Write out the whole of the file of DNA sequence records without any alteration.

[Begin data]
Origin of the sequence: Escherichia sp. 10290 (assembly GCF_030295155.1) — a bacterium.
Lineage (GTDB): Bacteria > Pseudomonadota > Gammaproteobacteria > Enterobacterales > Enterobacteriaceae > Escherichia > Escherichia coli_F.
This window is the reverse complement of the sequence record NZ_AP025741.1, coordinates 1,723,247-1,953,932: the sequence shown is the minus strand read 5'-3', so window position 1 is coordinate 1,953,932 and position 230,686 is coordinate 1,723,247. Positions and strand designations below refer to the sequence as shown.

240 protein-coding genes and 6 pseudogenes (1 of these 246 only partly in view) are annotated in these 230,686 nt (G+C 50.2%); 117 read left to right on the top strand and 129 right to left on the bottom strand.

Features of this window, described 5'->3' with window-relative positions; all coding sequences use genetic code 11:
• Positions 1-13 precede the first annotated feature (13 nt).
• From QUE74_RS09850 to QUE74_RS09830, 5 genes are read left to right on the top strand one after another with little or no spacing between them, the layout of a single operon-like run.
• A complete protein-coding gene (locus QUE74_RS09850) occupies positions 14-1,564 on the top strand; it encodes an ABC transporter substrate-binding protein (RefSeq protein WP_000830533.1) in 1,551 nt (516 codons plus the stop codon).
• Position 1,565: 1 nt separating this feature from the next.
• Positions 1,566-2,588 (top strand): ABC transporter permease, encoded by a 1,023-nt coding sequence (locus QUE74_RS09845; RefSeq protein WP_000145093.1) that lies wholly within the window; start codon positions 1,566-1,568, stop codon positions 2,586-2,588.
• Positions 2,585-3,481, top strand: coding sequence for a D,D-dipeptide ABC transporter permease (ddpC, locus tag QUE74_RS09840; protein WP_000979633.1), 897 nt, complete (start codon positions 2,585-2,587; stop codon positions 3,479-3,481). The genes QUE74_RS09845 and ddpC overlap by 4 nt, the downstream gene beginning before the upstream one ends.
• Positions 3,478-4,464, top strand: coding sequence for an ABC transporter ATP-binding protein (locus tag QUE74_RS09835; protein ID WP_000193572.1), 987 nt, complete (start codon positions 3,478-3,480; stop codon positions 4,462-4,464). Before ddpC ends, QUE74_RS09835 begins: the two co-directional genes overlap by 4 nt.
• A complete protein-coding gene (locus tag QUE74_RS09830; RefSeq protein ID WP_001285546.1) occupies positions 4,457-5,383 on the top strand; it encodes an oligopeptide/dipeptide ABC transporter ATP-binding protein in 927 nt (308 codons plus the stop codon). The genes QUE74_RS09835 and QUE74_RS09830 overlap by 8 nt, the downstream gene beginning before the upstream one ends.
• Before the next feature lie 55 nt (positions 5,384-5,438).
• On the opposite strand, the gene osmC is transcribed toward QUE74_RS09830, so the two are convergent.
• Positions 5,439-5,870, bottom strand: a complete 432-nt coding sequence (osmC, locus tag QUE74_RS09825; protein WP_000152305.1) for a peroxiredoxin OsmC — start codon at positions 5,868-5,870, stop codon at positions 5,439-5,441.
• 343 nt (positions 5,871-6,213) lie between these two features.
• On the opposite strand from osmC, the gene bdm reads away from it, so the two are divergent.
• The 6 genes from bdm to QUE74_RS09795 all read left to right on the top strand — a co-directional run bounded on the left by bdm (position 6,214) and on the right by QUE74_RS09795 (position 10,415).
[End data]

Origin of the sequence: Escherichia sp. 10290 (assembly GCF_030295155.1) — a bacterium.
Lineage (GTDB): Bacteria > Pseudomonadota > Gammaproteobacteria > Enterobacterales > Enterobacteriaceae > Escherichia > Escherichia coli_F.
This window is the reverse complement of the sequence record NZ_AP025741.1, coordinates 1,723,247-1,953,932: the sequence shown is the minus strand read 5'-3', so window position 1 is coordinate 1,953,932 and position 230,686 is coordinate 1,723,247. Positions and strand designations below refer to the sequence as shown.

240 protein-coding genes and 6 pseudogenes (1 of these 246 only partly in view) are annotated in these 230,686 nt (G+C 50.2%); 117 read left to right on the top strand and 129 right to left on the bottom strand.

Features of this window, described 5'->3' with window-relative positions; all coding sequences use genetic code 11:
• Positions 1-13 precede the first annotated feature (13 nt).
• From QUE74_RS09850 to QUE74_RS09830, 5 genes are read left to right on the top strand one after another with little or no spacing between them, the layout of a single operon-like run.
• A complete protein-coding gene (locus QUE74_RS09850) occupies positions 14-1,564 on the top strand; it encodes an ABC transporter substrate-binding protein (RefSeq protein WP_000830533.1) in 1,551 nt (516 codons plus the stop codon).
• Position 1,565: 1 nt separating this feature from the next.
• Positions 1,566-2,588 (top strand): ABC transporter permease, encoded by a 1,023-nt coding sequence (locus QUE74_RS09845; RefSeq protein WP_000145093.1) that lies wholly within the window; start codon positions 1,566-1,568, stop codon positions 2,586-2,588.
• Positions 2,585-3,481, top strand: coding sequence for a D,D-dipeptide ABC transporter permease (ddpC, locus tag QUE74_RS09840; protein WP_000979633.1), 897 nt, complete (start codon positions 2,585-2,587; stop codon positions 3,479-3,481). The genes QUE74_RS09845 and ddpC overlap by 4 nt, the downstream gene beginning before the upstream one ends.
• Positions 3,478-4,464, top strand: coding sequence for an ABC transporter ATP-binding protein (locus tag QUE74_RS09835; protein ID WP_000193572.1), 987 nt, complete (start codon positions 3,478-3,480; stop codon positions 4,462-4,464). Before ddpC ends, QUE74_RS09835 begins: the two co-directional genes overlap by 4 nt.
• A complete protein-coding gene (locus tag QUE74_RS09830; RefSeq protein ID WP_001285546.1) occupies positions 4,457-5,383 on the top strand; it encodes an oligopeptide/dipeptide ABC transporter ATP-binding protein in 927 nt (308 codons plus the stop codon). The genes QUE74_RS09835 and QUE74_RS09830 overlap by 8 nt, the downstream gene beginning before the upstream one ends.
• Before the next feature lie 55 nt (positions 5,384-5,438).
• On the opposite strand, the gene osmC is transcribed toward QUE74_RS09830, so the two are convergent.
• Positions 5,439-5,870, bottom strand: a complete 432-nt coding sequence (osmC, locus tag QUE74_RS09825; protein WP_000152305.1) for a peroxiredoxin OsmC — start codon at positions 5,868-5,870, stop codon at positions 5,439-5,441.
• 343 nt (positions 5,871-6,213) lie between these two features.
• On the opposite strand from osmC, the gene bdm reads away from it, so the two are divergent.
• The 6 genes from bdm to QUE74_RS09795 all read left to right on the top strand — a co-directional run bounded on the left by bdm (position 6,214) and on the right by QUE74_RS09795 (position 10,415).